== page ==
From today (1st June 2016) Avon and Somerset Constabulary will restrict the use of police cells for people who are ‘temporarily sectioned’ for exceptional circumstances only.
Avon and Somerset Police and Crime Commissioner Sue Mountstevens and Avon and Somerset Constabulary have been working hard with clinical commissioning groups and the mental health trusts covering Avon and Somerset to improve the care for people in mental health crisis.
Between December 2014 and December 2015, Avon and Somerset Constabulary ‘temporarily sectioned’ 260 people in police cells under the Mental Health Act 1983, however 75% did not present an "unmanageable risk” in a health setting.
Police and Crime Commissioner Sue Mountstevens said: “I believe that police cells are not a place to detain someone experiencing mental health crisis. I’m proud to say that the police, clinical commissioning groups and the mental health trusts covering Avon and Somerset are all focused on improving care.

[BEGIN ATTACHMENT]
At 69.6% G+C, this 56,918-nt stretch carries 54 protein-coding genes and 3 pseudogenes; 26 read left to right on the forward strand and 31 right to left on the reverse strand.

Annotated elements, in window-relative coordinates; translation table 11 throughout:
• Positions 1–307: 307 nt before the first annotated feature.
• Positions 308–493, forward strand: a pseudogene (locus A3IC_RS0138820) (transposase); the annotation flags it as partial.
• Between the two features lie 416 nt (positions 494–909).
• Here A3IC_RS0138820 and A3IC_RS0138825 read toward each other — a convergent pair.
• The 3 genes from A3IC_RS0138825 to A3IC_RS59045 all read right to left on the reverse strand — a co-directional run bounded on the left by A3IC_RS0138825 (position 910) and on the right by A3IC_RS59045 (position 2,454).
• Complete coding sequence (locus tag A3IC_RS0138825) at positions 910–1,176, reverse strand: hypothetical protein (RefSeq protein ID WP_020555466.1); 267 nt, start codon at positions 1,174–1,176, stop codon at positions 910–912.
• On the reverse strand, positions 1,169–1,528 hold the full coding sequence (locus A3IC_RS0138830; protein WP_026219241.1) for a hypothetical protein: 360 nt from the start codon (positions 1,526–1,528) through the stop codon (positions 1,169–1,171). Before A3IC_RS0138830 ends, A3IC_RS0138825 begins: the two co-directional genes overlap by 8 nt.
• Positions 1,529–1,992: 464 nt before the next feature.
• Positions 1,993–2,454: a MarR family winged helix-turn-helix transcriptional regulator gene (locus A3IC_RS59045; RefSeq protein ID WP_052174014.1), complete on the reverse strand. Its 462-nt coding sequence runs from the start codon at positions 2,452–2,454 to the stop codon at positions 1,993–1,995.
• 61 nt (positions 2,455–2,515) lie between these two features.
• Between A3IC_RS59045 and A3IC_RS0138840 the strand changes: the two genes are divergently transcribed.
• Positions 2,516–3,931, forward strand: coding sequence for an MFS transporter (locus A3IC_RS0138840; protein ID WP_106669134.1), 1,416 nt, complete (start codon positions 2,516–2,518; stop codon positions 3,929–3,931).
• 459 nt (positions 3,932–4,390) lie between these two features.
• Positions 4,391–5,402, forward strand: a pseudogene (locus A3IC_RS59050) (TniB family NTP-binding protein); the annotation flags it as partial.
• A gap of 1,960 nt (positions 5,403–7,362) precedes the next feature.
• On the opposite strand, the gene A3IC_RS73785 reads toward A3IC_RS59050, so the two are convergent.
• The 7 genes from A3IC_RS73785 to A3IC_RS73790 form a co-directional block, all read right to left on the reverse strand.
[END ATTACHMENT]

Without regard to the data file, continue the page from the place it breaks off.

“There are a number of joint initiatives underway to help support people experiencing a mental health crisis such as the mental health ‘street triage’ service in Bristol. Mental health nurses and police officers are working together to assess the best option for the individual. People who are mentally ill require specialist help, and this is just one of the ways we are working with our partners to support those most in need. Along with other initiatives we are planning alongside our partners, I am hopeful that from today, we will only see police custody used for those experiencing crisis in truly ‘exceptional circumstances,’ putting an end to this out-dated practice.”
Avon and Somerset Constabulary has been working with health partners since 2015 in preparation for these changes. They have defined processes and identified alternatives to ensure vulnerable people are taken to a health based place of safety, and agreed a joint escalation process to be followed if one is not available.
Assistant Chief Constable Nikki Watson said; “It is important that people in mental health crisis receive the right care and support and at the right time. We have already significantly improved the way we work with our partners to help people experiencing mental health crisis, but a police cell is not the right place for people who are vulnerable and in need of specialist healthcare and support.”
By “Exceptional Circumstances” Avon and Somerset Constabulary mean if the person’s behaviour would pose an unmanageably high risk to other patients, staff or other users if the person were to be detained within a health care setting.
Police custody should never be used for young people (under 18 years) detained under the Mental Health Act.
Posted on Wednesday 1st June 2016